US to auction off warrants for Boston Private stock
Firm will leave relief program
Boston Private Financial Holdings Inc. will exit the government’s program to support banks when the Treasury Department today auctions off nearly 2.9 million warrants for stock in the company.
Boston Private had already repaid the $154 million capital infusion it received under the government’s Troubled Asset Relief Program, launched during the financial crisis to shore up hundreds of institutions.
The government is expected to raise about $7 million for taxpayers on the sale of the warrants, according to Linus Wilson, an assistant professor of finance at the University of Louisiana at Lafayette who has been tracking the program.
Eighteen warrant auctions around the country have generated $5.3 billion, he said.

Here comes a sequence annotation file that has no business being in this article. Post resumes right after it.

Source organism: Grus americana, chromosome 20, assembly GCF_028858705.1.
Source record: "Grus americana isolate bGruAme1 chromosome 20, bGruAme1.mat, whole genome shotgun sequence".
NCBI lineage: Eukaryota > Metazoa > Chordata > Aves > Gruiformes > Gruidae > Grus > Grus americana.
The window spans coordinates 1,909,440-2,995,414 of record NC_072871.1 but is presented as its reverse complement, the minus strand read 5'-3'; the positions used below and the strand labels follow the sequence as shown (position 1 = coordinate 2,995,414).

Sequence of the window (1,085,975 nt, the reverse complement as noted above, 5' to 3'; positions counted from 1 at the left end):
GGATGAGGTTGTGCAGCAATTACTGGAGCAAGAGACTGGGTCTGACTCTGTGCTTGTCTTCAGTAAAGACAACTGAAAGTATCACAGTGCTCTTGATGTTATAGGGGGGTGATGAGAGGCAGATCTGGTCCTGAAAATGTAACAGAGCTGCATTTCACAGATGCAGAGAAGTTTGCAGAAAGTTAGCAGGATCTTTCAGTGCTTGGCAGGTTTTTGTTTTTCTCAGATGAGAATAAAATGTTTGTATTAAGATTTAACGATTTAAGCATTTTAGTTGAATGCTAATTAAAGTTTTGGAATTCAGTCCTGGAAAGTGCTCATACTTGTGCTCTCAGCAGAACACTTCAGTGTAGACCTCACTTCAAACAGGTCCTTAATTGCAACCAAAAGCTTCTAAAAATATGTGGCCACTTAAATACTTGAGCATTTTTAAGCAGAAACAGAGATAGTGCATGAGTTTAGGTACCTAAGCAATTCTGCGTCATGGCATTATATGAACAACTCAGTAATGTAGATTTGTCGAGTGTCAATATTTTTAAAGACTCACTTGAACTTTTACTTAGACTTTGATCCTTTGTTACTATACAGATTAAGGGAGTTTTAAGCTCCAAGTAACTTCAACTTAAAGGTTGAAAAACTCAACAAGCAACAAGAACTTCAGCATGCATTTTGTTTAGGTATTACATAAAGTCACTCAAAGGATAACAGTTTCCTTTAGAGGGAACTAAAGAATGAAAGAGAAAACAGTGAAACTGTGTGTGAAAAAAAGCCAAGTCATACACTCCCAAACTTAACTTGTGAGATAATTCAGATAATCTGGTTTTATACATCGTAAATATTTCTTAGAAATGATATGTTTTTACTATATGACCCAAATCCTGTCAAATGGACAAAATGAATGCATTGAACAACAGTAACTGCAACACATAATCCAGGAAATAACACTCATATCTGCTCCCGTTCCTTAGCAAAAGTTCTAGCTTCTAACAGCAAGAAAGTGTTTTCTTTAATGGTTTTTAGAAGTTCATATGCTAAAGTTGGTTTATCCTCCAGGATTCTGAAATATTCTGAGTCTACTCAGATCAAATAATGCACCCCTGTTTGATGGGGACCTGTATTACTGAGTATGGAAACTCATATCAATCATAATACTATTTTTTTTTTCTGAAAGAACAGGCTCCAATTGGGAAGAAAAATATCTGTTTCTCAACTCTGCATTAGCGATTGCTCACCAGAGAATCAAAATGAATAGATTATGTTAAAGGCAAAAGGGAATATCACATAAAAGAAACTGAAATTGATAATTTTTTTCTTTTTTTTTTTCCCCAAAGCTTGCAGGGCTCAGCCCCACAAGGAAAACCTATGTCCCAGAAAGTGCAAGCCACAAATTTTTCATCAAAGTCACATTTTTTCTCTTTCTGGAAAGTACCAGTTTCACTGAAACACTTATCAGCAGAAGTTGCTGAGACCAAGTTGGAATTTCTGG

Boston Private was one of 11 Massachusetts institutions that received money under the federal program. Seven have repaid the government. This is the first local institution to have the government auction off its warrants, rather than buying them back.
The warrant sale will be handled as a Dutch auction, with investors placing bids at a minimum price of $1.40 per warrant from 8 a.m. to 6:30 p.m. Purchase of the warrants will give the holder the right to buy Boston Private common stock at $8 per share through November 2018. Boston Private shares closed yesterday at $6.71, down a penny.
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